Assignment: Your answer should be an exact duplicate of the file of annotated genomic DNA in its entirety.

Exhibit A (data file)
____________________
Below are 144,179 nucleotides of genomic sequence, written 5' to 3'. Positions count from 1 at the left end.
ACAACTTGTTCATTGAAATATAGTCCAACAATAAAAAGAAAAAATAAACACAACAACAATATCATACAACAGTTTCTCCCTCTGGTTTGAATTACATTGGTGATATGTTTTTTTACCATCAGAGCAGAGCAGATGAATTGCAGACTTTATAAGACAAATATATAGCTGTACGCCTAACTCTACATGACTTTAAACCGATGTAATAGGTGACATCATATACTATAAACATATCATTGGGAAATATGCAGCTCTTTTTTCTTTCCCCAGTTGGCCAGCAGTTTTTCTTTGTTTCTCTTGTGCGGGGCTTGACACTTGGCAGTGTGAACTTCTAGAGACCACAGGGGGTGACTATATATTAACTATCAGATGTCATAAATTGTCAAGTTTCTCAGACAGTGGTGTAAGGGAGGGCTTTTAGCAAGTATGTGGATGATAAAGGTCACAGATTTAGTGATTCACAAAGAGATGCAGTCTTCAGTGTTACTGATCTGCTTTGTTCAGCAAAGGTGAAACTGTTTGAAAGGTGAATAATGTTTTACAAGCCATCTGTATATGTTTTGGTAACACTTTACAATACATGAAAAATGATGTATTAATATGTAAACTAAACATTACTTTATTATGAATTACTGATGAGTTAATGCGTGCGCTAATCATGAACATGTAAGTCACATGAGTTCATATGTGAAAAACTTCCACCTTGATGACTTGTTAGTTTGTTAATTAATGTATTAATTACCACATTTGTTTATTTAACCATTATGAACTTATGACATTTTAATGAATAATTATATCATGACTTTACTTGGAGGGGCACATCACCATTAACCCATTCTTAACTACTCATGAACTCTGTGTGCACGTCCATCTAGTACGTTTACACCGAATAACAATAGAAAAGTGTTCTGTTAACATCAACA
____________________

Below are 144,179 nucleotides of genomic sequence, written 5' to 3'. Positions count from 1 at the left end.
ACAACTTGTTCATTGAAATATAGTCCAACAATAAAAAGAAAAAATAAACACAACAACAATATCATACAACAGTTTCTCCCTCTGGTTTGAATTACATTGGTGATATGTTTTTTTACCATCAGAGCAGAGCAGATGAATTGCAGACTTTATAAGACAAATATATAGCTGTACGCCTAACTCTACATGACTTTAAACCGATGTAATAGGTGACATCATATACTATAAACATATCATTGGGAAATATGCAGCTCTTTTTTCTTTCCCCAGTTGGCCAGCAGTTTTTCTTTGTTTCTCTTGTGCGGGGCTTGACACTTGGCAGTGTGAACTTCTAGAGACCACAGGGGGTGACTATATATTAACTATCAGATGTCATAAATTGTCAAGTTTCTCAGACAGTGGTGTAAGGGAGGGCTTTTAGCAAGTATGTGGATGATAAAGGTCACAGATTTAGTGATTCACAAAGAGATGCAGTCTTCAGTGTTACTGATCTGCTTTGTTCAGCAAAGGTGAAACTGTTTGAAAGGTGAATAATGTTTTACAAGCCATCTGTATATGTTTTGGTAACACTTTACAATACATGAAAAATGATGTATTAATATGTAAACTAAACATTACTTTATTATGAATTACTGATGAGTTAATGCGTGCGCTAATCATGAACATGTAAGTCACATGAGTTCATATGTGAAAAACTTCCACCTTGATGACTTGTTAGTTTGTTAATTAATGTATTAATTACCACATTTGTTTATTTAACCATTATGAACTTATGACATTTTAATGAATAATTATATCATGACTTTACTTGGAGGGGCACATCACCATTAACCCATTCTTAACTACTCATGAACTCTGTGTGCACGTCCATCTAGTACGTTTACACCGAATAACAATAGAAAAGTGTTCTGTTAACATCAACA